Young People Talk about the Enneagram and Death, Part I


A Perfectionist talks to Death, from “The Enneagram of Death.”

Four years after his father died, author and psychiatrist Mark Epstein’s mother told him she was still upset. This conversation pleased him because, he said, “grief needs to be talked about. When it is held too privately it tends to eat away at its own support.”

Epstein says in “The Trauma of Being Alive,” (New York Times 8-4-13), “Trauma isn’t just the result of major disasters. It does not happen to only some people. An undercurrent of it runs through ordinary life, shot through as it is with the poignancy of impermanence… If we are not suffering from post-traumatic stress disorder, we are suffering from pre-traumatic stress disorder.  There is no way to be alive without being conscious of the potential for disaster. One way or another, death (and its cousins: old age, illness, accidents, separation and loss) hangs over all of us… “

Trauma was also a theme of the panel of 9 people mostly in their 30’s I had assembled to talk about death, fear, and grief at the 2013 International Enneagram Conference last August.

Earl, the 1-Perfectionist, was concerned about his need to leave the world better than he found it. “I’ve always had this sense of mission and zeal. I want to have an impact. In the background I desire to make improvements and bring forth a new perspective. My fullest form of self-expression is to change things. I don’t want my mission to be cut short. Death is the point that, whatever you’ve done by then, you’re done.

“My own death seems like a zen or transition point, but physical and mental decline scare me. Back in my 20s I was depressed and felt a disconnect between the way I wanted to live and the way I was. It’s painful to think about losing my mobility, my capacity to enjoy activities. I hope to think rationally, have a clear sense of judgment, and see things how they are. Realizing how much we regret decisions we’ve made and fear living with the consequences are big fears for Ones in general. This sheds light on death itself. You die and there’s nobody there and no more regret. A lot of times when I’m anxious about something I can’t control (job security), I’ll get tunnel vision and concentrate on what I CAN control. Like the 6-Questioner, I’ll ruminate, think, and keep busy.”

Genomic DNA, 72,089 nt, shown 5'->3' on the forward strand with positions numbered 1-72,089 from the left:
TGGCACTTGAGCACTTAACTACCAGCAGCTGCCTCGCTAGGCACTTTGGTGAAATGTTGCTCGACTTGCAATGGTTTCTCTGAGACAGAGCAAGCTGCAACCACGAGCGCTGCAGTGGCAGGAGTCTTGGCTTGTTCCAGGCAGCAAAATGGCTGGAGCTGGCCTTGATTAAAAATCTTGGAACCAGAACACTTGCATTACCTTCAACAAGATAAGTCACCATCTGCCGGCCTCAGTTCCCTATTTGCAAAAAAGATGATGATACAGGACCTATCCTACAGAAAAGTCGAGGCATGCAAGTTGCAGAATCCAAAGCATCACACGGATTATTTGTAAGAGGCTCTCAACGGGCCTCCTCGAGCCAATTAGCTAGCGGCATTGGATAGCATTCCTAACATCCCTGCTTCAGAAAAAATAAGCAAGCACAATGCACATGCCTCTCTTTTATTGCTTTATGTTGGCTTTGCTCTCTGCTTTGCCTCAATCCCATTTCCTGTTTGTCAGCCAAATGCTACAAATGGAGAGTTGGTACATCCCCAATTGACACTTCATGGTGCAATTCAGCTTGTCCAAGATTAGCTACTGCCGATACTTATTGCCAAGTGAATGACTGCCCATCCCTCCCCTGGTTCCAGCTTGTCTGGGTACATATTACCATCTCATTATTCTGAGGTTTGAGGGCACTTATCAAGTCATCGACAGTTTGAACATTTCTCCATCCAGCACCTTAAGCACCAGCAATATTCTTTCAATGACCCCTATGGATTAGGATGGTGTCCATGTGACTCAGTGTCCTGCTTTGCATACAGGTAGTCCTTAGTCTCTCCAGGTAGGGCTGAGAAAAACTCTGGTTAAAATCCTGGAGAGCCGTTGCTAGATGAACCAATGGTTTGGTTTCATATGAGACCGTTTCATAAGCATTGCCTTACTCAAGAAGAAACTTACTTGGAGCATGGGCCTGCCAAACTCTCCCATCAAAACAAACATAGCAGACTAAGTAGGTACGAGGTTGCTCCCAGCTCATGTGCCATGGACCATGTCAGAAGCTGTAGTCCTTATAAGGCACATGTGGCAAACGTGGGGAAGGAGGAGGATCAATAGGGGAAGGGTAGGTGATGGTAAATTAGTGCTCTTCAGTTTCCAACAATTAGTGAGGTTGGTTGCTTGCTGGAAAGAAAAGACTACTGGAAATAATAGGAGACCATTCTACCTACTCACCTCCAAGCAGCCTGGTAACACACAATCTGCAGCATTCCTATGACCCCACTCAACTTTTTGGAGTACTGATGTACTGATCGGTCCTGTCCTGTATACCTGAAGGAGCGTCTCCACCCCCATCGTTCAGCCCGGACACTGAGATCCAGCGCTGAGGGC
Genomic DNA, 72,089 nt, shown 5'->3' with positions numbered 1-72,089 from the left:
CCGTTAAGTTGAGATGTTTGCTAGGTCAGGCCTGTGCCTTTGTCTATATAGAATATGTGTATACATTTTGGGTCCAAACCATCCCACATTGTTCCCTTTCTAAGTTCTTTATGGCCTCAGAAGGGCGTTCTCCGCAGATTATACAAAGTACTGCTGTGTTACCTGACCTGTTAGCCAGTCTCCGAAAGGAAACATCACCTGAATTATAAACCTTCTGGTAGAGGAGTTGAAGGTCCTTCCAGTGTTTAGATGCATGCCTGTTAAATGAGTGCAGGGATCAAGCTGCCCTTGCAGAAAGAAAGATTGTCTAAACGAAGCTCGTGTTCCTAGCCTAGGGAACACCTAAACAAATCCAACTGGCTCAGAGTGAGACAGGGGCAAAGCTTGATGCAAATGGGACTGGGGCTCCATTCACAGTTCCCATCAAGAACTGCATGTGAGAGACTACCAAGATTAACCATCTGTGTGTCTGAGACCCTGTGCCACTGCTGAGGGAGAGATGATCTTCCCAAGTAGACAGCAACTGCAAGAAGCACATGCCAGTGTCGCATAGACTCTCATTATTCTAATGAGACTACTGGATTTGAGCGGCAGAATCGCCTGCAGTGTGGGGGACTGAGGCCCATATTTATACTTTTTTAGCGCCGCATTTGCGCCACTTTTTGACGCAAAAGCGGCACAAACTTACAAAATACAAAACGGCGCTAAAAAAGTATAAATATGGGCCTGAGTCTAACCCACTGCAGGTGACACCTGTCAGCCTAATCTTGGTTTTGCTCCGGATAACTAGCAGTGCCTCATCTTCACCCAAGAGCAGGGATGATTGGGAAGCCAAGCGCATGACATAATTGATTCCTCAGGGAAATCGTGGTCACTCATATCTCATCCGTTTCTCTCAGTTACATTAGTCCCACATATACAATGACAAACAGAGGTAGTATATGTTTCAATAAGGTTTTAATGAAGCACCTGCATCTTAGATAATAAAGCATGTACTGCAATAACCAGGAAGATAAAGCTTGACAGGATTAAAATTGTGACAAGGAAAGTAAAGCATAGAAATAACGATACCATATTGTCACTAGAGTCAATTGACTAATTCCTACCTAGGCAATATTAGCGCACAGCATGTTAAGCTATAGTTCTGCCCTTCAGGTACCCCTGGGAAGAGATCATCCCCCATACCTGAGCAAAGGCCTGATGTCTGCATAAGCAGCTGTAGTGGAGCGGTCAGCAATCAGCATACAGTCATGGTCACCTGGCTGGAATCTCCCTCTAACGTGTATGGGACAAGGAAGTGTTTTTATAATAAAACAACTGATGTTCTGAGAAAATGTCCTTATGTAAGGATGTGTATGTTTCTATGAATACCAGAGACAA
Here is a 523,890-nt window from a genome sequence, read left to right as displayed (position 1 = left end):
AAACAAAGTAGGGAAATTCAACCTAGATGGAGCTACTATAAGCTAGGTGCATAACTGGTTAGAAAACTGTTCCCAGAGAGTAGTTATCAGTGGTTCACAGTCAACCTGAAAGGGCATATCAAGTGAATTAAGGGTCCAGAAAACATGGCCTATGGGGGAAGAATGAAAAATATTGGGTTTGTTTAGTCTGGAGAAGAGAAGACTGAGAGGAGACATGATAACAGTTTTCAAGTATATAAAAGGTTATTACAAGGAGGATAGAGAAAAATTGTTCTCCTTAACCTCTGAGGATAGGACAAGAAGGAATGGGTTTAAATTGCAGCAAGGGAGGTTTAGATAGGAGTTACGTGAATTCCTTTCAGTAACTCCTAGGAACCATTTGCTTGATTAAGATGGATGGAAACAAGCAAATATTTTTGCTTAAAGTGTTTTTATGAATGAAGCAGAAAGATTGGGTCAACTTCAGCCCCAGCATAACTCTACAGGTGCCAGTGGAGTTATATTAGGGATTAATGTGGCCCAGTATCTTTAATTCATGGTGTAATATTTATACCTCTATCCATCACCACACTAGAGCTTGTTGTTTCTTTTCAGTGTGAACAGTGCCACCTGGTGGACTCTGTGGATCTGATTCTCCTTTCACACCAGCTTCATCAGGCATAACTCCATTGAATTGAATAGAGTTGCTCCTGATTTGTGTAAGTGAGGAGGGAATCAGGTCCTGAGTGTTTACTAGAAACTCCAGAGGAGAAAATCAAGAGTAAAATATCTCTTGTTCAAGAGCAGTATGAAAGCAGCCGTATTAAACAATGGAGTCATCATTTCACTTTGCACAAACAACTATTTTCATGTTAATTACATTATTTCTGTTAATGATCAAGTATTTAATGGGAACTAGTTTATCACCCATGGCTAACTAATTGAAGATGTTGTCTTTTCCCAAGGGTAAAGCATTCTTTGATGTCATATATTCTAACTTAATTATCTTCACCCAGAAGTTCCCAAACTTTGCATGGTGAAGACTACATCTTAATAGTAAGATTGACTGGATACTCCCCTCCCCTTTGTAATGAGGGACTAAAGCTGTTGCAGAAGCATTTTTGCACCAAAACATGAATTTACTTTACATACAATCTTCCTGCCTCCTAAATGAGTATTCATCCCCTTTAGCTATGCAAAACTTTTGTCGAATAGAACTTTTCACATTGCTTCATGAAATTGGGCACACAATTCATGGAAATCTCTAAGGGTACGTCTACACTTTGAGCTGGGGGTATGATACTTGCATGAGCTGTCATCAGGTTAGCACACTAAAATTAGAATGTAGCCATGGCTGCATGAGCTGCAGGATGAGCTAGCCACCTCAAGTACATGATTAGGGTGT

Linda, the 2-Helper, said “I relate to the 6-Questioner’s mental anxiety. I make up that my husband will die and I’ll be alone. I am the one with health issues, but the habit of the Helper is to focus on the other. He eats a lot of Snickers so I’m always criticizing his diet in my head. I go on rants about nutrition and how we’re killing ourselves with toxins. I’m a health nut because I have rheumatoid arthritis—I’m the one who has had to change my diet.

“When I was 9 years old a horse kicked me in the head. I went to a beautiful place where there was no separation. There was no light but it wasn’t dark. No pain. Peaceful. Infinite. I can’t imagine anything more amazing. My whole life has been about getting back there. There’s nothing to fear. We have moments of heart connections where there’s no separation. The thought of dying is a comfort. I think about it a lot and look forward to it.”